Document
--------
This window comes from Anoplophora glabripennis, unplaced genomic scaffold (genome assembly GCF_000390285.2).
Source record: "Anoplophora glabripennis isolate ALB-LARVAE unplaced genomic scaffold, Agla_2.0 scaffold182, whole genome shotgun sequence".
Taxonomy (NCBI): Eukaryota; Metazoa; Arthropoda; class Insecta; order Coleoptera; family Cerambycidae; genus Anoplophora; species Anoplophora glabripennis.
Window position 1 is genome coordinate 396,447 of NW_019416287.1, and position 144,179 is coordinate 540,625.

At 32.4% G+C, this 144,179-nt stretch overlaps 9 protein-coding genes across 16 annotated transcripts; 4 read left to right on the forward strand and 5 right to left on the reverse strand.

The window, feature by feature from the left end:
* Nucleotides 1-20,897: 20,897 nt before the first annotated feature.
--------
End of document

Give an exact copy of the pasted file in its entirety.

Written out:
This window comes from Anoplophora glabripennis, unplaced genomic scaffold (genome assembly GCF_000390285.2).
Source record: "Anoplophora glabripennis isolate ALB-LARVAE unplaced genomic scaffold, Agla_2.0 scaffold182, whole genome shotgun sequence".
Taxonomy (NCBI): Eukaryota; Metazoa; Arthropoda; class Insecta; order Coleoptera; family Cerambycidae; genus Anoplophora; species Anoplophora glabripennis.
Window position 1 is genome coordinate 396,447 of NW_019416287.1, and position 144,179 is coordinate 540,625.

At 32.4% G+C, this 144,179-nt stretch overlaps 9 protein-coding genes across 16 annotated transcripts; 4 read left to right on the forward strand and 5 right to left on the reverse strand.

The window, feature by feature from the left end:
* Nucleotides 1-20,897: 20,897 nt before the first annotated feature.